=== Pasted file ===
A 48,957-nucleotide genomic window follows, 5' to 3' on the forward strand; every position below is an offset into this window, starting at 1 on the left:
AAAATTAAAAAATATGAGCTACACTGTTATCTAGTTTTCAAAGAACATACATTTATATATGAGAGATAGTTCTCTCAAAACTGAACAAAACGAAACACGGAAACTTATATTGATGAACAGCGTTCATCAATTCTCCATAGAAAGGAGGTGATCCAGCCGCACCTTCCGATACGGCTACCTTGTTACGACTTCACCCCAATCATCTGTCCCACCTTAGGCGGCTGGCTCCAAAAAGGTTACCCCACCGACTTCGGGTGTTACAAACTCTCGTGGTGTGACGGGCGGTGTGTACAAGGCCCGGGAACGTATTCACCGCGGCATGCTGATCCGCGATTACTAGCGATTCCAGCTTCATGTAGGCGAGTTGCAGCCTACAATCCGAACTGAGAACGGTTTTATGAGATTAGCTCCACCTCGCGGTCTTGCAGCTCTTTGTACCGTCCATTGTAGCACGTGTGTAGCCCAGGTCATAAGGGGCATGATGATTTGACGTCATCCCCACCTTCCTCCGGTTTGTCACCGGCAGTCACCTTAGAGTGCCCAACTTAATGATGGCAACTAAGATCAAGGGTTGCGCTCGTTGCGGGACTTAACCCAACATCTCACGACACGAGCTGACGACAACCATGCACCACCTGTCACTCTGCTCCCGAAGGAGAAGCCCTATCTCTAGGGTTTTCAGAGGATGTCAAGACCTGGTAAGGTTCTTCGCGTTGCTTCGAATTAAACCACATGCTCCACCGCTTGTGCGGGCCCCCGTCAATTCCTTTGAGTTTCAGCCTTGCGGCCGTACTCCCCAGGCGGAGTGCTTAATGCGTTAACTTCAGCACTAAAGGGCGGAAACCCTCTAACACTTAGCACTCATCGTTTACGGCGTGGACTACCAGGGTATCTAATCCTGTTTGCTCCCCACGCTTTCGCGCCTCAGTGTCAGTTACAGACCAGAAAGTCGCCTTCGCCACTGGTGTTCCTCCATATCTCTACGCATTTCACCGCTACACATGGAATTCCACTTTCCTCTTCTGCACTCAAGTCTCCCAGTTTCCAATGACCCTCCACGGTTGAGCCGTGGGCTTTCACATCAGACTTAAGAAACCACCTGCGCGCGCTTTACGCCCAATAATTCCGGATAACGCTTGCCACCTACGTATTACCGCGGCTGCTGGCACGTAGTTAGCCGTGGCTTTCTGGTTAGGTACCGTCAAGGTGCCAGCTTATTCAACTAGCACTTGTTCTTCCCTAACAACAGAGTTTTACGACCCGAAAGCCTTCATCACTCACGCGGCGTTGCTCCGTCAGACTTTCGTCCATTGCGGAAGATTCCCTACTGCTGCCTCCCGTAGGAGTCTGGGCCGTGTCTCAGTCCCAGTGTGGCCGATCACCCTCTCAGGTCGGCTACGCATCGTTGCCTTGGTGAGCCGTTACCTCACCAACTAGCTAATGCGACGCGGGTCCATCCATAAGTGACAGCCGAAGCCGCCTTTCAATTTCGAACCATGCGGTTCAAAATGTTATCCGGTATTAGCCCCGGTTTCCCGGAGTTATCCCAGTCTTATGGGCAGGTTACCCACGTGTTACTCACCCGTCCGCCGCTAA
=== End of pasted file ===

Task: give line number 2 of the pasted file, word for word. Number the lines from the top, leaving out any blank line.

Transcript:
AAAATTAAAAAATATGAGCTACACTGTTATCTAGTTTTCAAAGAACATACATTTATATATGAGAGATAGTTCTCTCAAAACTGAACAAAACGAAACACGGAAACTTATATTGATGAACAGCGTTCATCAATTCTCCATAGAAAGGAGGTGATCCAGCCGCACCTTCCGATACGGCTACCTTGTTACGACTTCACCCCAATCATCTGTCCCACCTTAGGCGGCTGGCTCCAAAAAGGTTACCCCACCGACTTCGGGTGTTACAAACTCTCGTGGTGTGACGGGCGGTGTGTACAAGGCCCGGGAACGTATTCACCGCGGCATGCTGATCCGCGATTACTAGCGATTCCAGCTTCATGTAGGCGAGTTGCAGCCTACAATCCGAACTGAGAACGGTTTTATGAGATTAGCTCCACCTCGCGGTCTTGCAGCTCTTTGTACCGTCCATTGTAGCACGTGTGTAGCCCAGGTCATAAGGGGCATGATGATTTGACGTCATCCCCACCTTCCTCCGGTTTGTCACCGGCAGTCACCTTAGAGTGCCCAACTTAATGATGGCAACTAAGATCAAGGGTTGCGCTCGTTGCGGGACTTAACCCAACATCTCACGACACGAGCTGACGACAACCATGCACCACCTGTCACTCTGCTCCCGAAGGAGAAGCCCTATCTCTAGGGTTTTCAGAGGATGTCAAGACCTGGTAAGGTTCTTCGCGTTGCTTCGAATTAAACCACATGCTCCACCGCTTGTGCGGGCCCCCGTCAATTCCTTTGAGTTTCAGCCTTGCGGCCGTACTCCCCAGGCGGAGTGCTTAATGCGTTAACTTCAGCACTAAAGGGCGGAAACCCTCTAACACTTAGCACTCATCGTTTACGGCGTGGACTACCAGGGTATCTAATCCTGTTTGCTCCCCACGCTTTCGCGCCTCAGTGTCAGTTACAGACCAGAAAGTCGCCTTCGCCACTGGTGTTCCTCCATATCTCTACGCATTTCACCGCTACACATGGAATTCCACTTTCCTCTTCTGCACTCAAGTCTCCCAGTTTCCAATGACCCTCCACGGTTGAGCCGTGGGCTTTCACATCAGACTTAAGAAACCACCTGCGCGCGCTTTACGCCCAATAATTCCGGATAACGCTTGCCACCTACGTATTACCGCGGCTGCTGGCACGTAGTTAGCCGTGGCTTTCTGGTTAGGTACCGTCAAGGTGCCAGCTTATTCAACTAGCACTTGTTCTTCCCTAACAACAGAGTTTTACGACCCGAAAGCCTTCATCACTCACGCGGCGTTGCTCCGTCAGACTTTCGTCCATTGCGGAAGATTCCCTACTGCTGCCTCCCGTAGGAGTCTGGGCCGTGTCTCAGTCCCAGTGTGGCCGATCACCCTCTCAGGTCGGCTACGCATCGTTGCCTTGGTGAGCCGTTACCTCACCAACTAGCTAATGCGACGCGGGTCCATCCATAAGTGACAGCCGAAGCCGCCTTTCAATTTCGAACCATGCGGTTCAAAATGTTATCCGGTATTAGCCCCGGTTTCCCGGAGTTATCCCAGTCTTATGGGCAGGTTACCCACGTGTTACTCACCCGTCCGCCGCTAA